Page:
Andrea F. Snell, Ph.D.
Dr. Snell received her Ph.D. in Measurement and Human Differences from the University of Georgia in 1995. Her current research focuses on the measurement and statistical issues associated with the use of biographical information for personnel selection. Additional research interests include the assessment of job performance and the measurement of individual differences over time with a special emphasis on longitudinal data analysis techniques. Graduate courses typically taught include research methods, multivariate analysis techniques and advanced statistics. Her publications have appeared in the Journal of Applied Psychology, Personnel Psychology and the Journal of Personality.
Nakai, Y, Chang, B., Snell, A. F., & Fluckinger, C. D. ( 2010).Profiles of mature job seekers: Connecting needs and desires to work characteristics. Journal of Organizational Behavior, 31, 1-18.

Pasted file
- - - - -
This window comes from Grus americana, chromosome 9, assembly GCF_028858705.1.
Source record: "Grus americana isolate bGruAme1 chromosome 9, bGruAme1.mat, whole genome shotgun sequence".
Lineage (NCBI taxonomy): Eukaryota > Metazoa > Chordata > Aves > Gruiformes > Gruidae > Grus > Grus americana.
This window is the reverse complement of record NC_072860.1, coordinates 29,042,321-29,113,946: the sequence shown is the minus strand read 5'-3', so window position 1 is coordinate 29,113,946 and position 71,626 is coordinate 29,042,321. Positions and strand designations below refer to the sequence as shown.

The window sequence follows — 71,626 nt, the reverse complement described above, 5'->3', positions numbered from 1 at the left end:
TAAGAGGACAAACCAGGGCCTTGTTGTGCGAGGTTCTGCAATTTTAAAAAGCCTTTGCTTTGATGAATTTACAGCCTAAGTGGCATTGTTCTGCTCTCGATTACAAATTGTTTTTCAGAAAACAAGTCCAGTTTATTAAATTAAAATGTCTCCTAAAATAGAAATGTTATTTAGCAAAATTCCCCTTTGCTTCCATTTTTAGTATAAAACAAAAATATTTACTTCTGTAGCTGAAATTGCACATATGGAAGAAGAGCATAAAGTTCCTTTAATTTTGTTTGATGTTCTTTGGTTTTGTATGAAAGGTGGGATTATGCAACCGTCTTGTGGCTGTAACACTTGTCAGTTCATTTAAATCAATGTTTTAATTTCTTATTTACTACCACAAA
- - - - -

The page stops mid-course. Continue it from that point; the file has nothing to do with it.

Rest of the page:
Bott, J., Dahling, J. Snell, A. F. & Smith, B. (in press) Predicting individual score elevation in an applicant setting: The influence of individual differences and situational perceptions. Journal of Applied Social Psychology.
Elicker, J.D., Snell, A.F., & O’Malley, A.L. (2010). Do student perceptions of diversity emphasis relate to perceived learning of psychology? Teaching of Psychology, 37, 36-40.
Elicker, J.D., Thompson, M.N., Snell, A.F., & O’Malley, A.L. (2009). Training for multiculturally sensitive teaching: Is believing that we are emphasizing diversity enough? Journal of Diversity in Higher Education, 2 (2), 63-77.
Snell, A. F. & Fluckinger, C. D. (2006). Understanding responses to personality selection measures: A conditional model of the applicant reasoning process. In R. L. Griffith & M. H. Perterson (Eds.), A closer examination of applicant faking behaivior (pp. 177-206).